Ryno Matthee, Director: Finance and Performance Management, Accenture: `Be yourself and stick to your values.`

Ryno Matthee is Director: Finance and Performance Management at Accenture, a global management consulting, technology services and outsourcing company, with approximately 259,000 people serving clients in more than 120 countries. The company generated net revenues of US$27.9 billion for the fiscal year ended Aug. 31, 2012.

Which skills do you think a finance professional should master to be successful in his/her work?

We are adapting to life of increased economic uncertainty and volatility. The game has changed. We need to be more nimble in how we react to this 'new reality' and we have to prepare our organisations to plan smarter and respond quicker. Adaptability combined with a firm hand on your organisation's strategy is thus critical.

What do you enjoy most about your job?

I enjoy the people I work with and the constant problem solving challenges presented given my role.

What do you find most challenging about your position?

I find keeping my eye on the future the most challenging aspect of this position. We easily get distracted by things that are urgent but not important.

Which achievement or project in your business career are you most proud of?

While in an angel-funded private equity business we created an end-to-end, vertically integrated portfolio for our client through the acquisition of an OEM down to a Tier 3 component part manufacturer - not the most important achievement but a very interesting piece of work.

Accurate forecasting and budgeting - is that still feasible for a financial department in today's tumultuous financial markets?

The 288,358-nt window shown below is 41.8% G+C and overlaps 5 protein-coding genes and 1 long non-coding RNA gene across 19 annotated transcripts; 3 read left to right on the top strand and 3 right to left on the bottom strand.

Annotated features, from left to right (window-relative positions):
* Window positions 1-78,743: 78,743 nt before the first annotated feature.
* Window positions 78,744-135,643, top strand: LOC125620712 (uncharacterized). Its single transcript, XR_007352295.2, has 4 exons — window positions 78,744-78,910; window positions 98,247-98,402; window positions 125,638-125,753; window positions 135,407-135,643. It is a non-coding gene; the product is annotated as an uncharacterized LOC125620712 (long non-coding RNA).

It is. Understanding past performance and translating that insight into forward-looking targets that align with the corporate strategy is key to driving shareholder value - certainly a key responsibility of the finance function.

Uncertainty, volatility and risk are here to stay; hence, a broader planning perspective is needed to help strike the right balance between short-term profitability and long-term value creation.

Organisations are using scenario based planning to complement existing planning / forecasting processes. The primary focus is to equip organisations to manage uncertainty more effectively.

How do you see the role of the CFO evolving in the next five to ten years?

The role of the CFO should evolve to reflect increasing demands on an organisation. I am anticipating a greater need for CFO's to jointly define the organisational intent with the executive leadership while providing key financial planning and performance management insights through the execution of the strategy.

In addition, the regulatory environment in which organisations operate will become increasingly complex and will require astute financial leadership combined with a strong grasp of stakeholder management.

In other words, the CFO must be able to interpret and translate complex information and deliver a concise, simple message to internal and external stakeholders.

How do you perceive the status of cooperation and lifelong learning between finance professionals in South Africa?
More forums like these where professionals can connect and share (within the construct of our regulatory requirements) would add to professional development.

What do you see as the greatest challenge for South African companies in the current global economic situation - and for your industry in particular?

Keeping talent engaged and on board while staying the course on their strategic intent.

Who is your role model or mentor? And what did you learn from them?

Undeniably my parents - where do I start [as to what did I learn from them]?!

What vital piece of advice would you give young ambitious finance professionals?

Be yourself and stick to your values.